Federal district courts regularly dismiss, on jurisdictional grounds, actions brought by “state-court losers” challenging state-court judgments rendered before the commencement of the new action. Lance v. Dennis, 546 U.S. 459, 460 (2006) (per curiam). Although this case was not commenced in federal court, and although Plaintiffs were the winners rather than the losers in state court, Plaintiffs seek to achieve in this action supplemental relief that they say they are entitled to by dint of the state court judgment. Simply stated, it is not the duty of the federal district courts to supplement the relief awarded in final state court judgments, any more that it is the duty of federal district courts to issue orders that invalidate final state court judgments. Cf. Armistead v. C & M Transp., Inc., 49 F.3d 43, 47-48 (1st Cir. 1995) (citing Barrow v. Hunton, 99 U.S. 80, 82-83 (1879) (explaining that federal courts may not exercise control over state proceedings by entertaining supplementary actions which are but incidents of state suits); and MacKay v. Pfeil, 827 F.2d 540, 545 & n.12 (9th Cir. 1987) (holding that a request for declaratory relief that does not state a new case arising upon new facts, but in reality seeks review and correction of a state court judgment is not within federal court's original jurisdiction)).

         In my view, an abstention doctrine must apply under these circumstances, and the most likely candidate is the Colorado River abstention doctrine. While federal courts have a “‘virtually unflagging obligation' to exercise their lawful jurisdiction and resolve the matters properly before them, ” Nazario-Lugo v. Caribevision Holdings, Inc., 670 F.3d 109, 114 (1st Cir. 2012) (quoting Colo. River Water Conserv. Dist. v. United States, 424 U.S. 800, 817 (1976)), the duty “is not absolute, and departure from it is permitted ‘in otherwise exceptional circumstances, where denying a federal forum would clearly serve an important countervailing interest.'” Id. (quoting Quackenbush v. Allstate Ins. Co., 517 U.S. 706, 716 (1996)).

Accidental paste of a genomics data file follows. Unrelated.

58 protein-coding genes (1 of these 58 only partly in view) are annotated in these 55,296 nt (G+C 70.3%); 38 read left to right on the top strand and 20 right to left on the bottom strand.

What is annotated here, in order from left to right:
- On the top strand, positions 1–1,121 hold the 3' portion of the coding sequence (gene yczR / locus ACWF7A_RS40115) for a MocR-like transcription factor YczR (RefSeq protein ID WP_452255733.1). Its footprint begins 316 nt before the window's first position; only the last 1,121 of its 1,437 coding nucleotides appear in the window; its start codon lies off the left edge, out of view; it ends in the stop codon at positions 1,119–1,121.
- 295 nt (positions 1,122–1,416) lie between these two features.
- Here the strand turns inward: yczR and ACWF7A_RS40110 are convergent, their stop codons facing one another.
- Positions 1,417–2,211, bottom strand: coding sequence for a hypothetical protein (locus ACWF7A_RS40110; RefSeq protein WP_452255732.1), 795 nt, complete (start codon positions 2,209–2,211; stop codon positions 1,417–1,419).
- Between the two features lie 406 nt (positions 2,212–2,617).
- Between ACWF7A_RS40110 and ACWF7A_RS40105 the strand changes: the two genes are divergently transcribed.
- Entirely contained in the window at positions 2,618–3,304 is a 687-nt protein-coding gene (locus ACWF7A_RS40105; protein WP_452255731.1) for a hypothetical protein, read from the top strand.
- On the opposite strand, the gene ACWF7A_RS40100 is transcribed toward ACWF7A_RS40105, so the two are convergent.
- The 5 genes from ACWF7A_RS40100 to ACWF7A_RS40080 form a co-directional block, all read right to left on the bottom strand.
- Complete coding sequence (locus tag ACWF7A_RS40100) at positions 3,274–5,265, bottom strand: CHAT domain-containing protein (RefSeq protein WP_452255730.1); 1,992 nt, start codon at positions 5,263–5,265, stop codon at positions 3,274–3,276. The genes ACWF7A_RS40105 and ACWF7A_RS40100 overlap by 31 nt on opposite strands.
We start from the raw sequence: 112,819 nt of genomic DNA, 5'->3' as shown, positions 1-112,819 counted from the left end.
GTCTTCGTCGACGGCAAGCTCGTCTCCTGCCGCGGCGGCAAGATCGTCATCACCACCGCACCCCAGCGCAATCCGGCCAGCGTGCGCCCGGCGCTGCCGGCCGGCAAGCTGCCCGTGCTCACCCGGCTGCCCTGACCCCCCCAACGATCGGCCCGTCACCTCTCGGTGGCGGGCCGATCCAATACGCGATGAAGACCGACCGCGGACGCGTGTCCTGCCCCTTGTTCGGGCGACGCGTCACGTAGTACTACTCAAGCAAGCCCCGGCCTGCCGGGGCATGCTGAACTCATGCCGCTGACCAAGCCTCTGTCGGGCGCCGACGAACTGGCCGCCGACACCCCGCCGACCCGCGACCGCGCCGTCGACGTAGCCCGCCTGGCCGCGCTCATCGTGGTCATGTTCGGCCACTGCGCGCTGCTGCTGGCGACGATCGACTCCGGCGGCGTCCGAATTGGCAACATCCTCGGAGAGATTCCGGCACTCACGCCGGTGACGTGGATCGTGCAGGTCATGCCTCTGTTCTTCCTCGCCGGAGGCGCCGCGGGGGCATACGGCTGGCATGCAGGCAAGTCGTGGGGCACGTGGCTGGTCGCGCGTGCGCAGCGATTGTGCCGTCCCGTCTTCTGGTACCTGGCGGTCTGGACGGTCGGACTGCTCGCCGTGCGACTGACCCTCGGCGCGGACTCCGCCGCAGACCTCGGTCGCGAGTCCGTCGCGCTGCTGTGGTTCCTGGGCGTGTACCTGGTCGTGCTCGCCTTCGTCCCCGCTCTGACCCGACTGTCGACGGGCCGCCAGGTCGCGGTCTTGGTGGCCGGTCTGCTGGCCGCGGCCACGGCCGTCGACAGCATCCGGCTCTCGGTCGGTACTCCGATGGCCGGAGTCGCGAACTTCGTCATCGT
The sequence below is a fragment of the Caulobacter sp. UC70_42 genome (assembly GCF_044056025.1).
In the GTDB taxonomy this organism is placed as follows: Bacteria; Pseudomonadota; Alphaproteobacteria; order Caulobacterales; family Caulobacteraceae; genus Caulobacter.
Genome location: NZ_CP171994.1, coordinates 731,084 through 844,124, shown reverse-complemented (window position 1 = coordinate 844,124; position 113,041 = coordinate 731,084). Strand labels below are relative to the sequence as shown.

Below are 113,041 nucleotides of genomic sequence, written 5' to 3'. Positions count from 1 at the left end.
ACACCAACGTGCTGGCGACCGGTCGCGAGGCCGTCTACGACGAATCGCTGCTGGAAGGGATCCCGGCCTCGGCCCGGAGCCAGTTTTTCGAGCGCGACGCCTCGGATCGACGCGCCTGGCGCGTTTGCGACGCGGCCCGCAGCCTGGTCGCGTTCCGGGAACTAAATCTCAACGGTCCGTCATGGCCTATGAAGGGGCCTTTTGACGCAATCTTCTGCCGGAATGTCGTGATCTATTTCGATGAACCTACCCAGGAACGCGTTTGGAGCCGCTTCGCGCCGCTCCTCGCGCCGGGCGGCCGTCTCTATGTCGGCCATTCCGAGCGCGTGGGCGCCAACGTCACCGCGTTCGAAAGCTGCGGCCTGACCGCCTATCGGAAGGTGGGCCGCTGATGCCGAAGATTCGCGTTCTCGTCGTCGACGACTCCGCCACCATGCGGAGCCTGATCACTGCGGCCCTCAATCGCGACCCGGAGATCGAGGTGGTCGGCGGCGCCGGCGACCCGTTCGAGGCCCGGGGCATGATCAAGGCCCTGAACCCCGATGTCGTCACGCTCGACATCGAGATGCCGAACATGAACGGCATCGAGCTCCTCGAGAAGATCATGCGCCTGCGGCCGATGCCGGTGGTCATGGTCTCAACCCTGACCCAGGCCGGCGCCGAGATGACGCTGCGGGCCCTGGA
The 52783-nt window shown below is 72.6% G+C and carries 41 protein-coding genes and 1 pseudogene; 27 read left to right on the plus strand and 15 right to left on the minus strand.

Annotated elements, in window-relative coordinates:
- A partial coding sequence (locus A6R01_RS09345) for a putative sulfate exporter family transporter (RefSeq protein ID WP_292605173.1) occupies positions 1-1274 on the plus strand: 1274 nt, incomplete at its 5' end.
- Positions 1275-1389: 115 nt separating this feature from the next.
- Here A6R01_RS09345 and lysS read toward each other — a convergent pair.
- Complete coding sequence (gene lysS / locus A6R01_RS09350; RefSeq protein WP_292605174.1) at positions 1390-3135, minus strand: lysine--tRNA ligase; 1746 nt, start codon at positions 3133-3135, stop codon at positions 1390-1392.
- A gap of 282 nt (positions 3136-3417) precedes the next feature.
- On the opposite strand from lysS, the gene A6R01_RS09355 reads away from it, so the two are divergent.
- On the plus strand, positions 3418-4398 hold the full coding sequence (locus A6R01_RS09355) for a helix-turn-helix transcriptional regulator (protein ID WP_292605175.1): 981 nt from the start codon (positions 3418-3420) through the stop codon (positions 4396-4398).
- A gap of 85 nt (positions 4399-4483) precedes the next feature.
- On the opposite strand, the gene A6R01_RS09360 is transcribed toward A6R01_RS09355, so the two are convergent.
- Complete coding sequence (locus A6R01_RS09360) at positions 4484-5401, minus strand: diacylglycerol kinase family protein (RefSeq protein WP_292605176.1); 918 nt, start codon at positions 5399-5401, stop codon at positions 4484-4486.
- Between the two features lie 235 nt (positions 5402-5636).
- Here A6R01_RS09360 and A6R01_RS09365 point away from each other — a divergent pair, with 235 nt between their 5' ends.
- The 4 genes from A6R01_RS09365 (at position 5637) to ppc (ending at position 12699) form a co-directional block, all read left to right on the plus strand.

Here, given that the relief requested in this action should have been part and parcel of the state court judgment - assuming Plaintiffs are correct on the merits - there is a “clear” justification for according deference to state court proceedings. Colorado River abstention is warranted where the state court exercised jurisdiction over a res, the institution of the new suit by Plaintiff to obtain declaratory and injunctive remedies involves piecemeal litigation where the state court has already completed it proceedings, state law controls the merits and a declaration by this Court is not binding in future state court proceedings, [3] the state forum is an ideal forum for litigation of interests arising from the foreclosure of real property and was the forum Defendant selected for its failed foreclosure action, and Defendant's removal of the action from state court is at odds with its earlier decision to pursue foreclosure against Plaintiffs in state court. Nazario-Lugo, 670 F.3d at 114 (collecting Colorado River factors). In short, consigning this matter to the state court ensures the “comprehensive disposition of litigation” in the forum that already ruled on the foreclosure matter. Colo. River, 424 U.S. at 817-19.

         The prior, non-final interlocutory order[4] issued in this matter is hereby vacated pursuant to Rule 54(b) and the case is remanded to the state court.

         So Ordered.



[1] On October 31, 2017, Plaintiff filed an amended complaint to join Wilmington Savings Fund Society, to whom Defendant Wells Fargo evidently assigned the mortgage ...